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Turbo Engines

Advanced Turbo-Engines

In Aerofly FS engine simulation is based on a real-time thermodynamic simulation of each engine component. The engine is composed of multiple elements such as compressors, burner, turbines and nozzles each of which follows the laws of physics to create the right forces or torque. With these components you can create your own turbofan, turbojet or turboshaft engines. They can be used for regular engines or auxiliary power units alike.

Turbo-Engine components are:

  • turbo_engine main engine components list
  • turbo_station_inlet engine intake station
  • turbo_station engine station within the engine
  • turbo_fan fan component (similar to a compressor)
  • turbo_compressor compresses air and requires torque to run.
  • turbo_burner fuel is introduced and burned
  • turbo_turbine hot gases are expanded and thus torque is produced
  • turbo_nozzle remaining hot gases exit the engine at high velocity and thrust is created as a reaction force, can act as reverser

Used in conjuction with turbo engines:

  • drivetrain_shaft general purpose drive shaft with inertia and friction
  • drivetrain_gear gearbox for attachment of engine accessories like starter, electrical generator, hydraulic pumps, etc.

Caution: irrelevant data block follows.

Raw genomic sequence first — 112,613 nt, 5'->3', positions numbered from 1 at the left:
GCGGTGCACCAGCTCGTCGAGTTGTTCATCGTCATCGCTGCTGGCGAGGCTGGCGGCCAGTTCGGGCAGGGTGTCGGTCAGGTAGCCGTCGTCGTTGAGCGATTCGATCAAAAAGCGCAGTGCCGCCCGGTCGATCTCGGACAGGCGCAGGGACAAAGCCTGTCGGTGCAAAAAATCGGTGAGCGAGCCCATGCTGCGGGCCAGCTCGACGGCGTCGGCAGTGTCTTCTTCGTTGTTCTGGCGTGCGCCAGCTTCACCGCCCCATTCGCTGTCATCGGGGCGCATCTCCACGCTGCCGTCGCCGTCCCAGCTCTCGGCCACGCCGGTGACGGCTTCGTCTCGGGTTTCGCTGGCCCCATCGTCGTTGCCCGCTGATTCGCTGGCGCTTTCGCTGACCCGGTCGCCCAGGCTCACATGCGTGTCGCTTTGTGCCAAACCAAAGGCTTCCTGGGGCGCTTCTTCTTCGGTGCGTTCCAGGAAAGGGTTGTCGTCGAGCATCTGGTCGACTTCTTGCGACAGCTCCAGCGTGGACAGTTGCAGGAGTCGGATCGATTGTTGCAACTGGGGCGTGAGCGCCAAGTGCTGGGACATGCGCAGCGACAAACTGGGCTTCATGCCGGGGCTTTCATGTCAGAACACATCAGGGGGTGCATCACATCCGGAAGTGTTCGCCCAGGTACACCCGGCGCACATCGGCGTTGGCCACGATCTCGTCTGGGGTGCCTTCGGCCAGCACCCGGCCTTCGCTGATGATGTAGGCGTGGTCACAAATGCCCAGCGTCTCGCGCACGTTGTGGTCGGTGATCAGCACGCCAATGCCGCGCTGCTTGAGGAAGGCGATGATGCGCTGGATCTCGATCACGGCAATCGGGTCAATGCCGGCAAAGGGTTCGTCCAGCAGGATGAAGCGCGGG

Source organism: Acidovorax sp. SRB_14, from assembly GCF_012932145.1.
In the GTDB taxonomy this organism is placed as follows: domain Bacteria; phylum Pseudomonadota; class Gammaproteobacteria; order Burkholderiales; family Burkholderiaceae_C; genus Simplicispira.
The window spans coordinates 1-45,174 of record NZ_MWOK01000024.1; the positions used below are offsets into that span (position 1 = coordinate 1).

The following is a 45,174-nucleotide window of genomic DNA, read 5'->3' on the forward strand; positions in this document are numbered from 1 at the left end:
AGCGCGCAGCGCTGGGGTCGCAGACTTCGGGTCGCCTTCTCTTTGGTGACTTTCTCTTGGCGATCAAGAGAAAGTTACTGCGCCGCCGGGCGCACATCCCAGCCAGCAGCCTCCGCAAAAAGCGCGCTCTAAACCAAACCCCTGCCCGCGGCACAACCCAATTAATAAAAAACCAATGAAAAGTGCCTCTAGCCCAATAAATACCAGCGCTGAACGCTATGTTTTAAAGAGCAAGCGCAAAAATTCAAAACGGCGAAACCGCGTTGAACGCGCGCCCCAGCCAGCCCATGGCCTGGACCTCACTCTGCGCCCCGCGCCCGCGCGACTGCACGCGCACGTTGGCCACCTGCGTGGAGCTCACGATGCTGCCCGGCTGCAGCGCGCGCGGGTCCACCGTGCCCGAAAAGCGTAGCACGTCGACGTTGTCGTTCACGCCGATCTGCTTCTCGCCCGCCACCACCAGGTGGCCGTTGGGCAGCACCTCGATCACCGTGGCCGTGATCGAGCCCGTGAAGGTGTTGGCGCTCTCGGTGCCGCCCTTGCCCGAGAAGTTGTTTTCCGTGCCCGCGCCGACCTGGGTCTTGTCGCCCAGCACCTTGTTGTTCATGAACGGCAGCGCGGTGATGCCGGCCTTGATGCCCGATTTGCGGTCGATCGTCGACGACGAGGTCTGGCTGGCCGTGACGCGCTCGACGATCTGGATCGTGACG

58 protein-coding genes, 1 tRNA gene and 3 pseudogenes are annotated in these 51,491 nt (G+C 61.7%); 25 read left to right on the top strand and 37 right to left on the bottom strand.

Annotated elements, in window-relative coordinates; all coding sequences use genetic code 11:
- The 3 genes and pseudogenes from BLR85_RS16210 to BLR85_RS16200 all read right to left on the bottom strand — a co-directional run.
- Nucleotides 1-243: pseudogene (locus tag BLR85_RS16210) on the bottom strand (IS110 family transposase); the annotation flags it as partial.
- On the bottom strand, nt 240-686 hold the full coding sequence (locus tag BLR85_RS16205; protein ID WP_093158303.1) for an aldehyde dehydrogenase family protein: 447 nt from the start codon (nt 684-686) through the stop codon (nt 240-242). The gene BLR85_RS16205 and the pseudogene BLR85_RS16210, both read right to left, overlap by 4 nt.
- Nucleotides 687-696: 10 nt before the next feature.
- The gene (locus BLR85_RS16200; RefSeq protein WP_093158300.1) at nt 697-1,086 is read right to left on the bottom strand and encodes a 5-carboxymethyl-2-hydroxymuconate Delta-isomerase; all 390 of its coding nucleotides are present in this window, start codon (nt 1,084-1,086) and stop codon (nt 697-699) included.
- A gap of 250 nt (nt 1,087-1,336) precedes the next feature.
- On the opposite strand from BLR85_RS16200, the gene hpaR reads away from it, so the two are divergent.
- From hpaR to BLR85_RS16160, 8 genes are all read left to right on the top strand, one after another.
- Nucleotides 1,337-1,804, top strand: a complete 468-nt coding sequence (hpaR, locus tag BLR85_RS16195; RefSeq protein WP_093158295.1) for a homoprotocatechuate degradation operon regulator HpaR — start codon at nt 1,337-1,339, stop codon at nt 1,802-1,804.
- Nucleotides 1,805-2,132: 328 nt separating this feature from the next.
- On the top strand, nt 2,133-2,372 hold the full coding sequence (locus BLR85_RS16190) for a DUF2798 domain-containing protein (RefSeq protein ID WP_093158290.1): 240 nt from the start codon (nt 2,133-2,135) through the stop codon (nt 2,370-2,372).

• heat_reservoir general purpose heat capacity

Basic Turbofan

For basic aircraft the Aerofly FS still supports the turbofan class. This class simulates a turbofan on a much simpler level and it cannot simulate engine start and shut down. For that you'll have to use the advanced and new turbo_engine components.

                <[tmvector3d][R0][ 1.3 5.838 -2.72 ]>

Engine Station Nomenclature

The implementation of these engines in the Aerofly simulator follows the international standard nomenclature for jet stream engines. It assigns numbers to the different locations within an engine.

All air from the outside, far in front of an engine (0) enters through the intake (1) and is split into the core (1) and bypass air flow (12). The bypass air masses are accelerated by the fan or “booster” (13) and exit the engine directly (19).

The core air masses are further compressed (21 to 3). They enter the combustion chamber at a relatively slow airspeed (3), where they hit the hot flames. The exhaust is accelerated from the end of the combustion chamber (4) towards the lower pressure rear end of the engine (5). The turbine blades (4 to 5) that spin in the airflow that is rushing towards the low pressure end hereby extract the heat energy in the air flow and converted it into mechanical power to drive all other components (compressor and fan) via shafts in the center of the engine.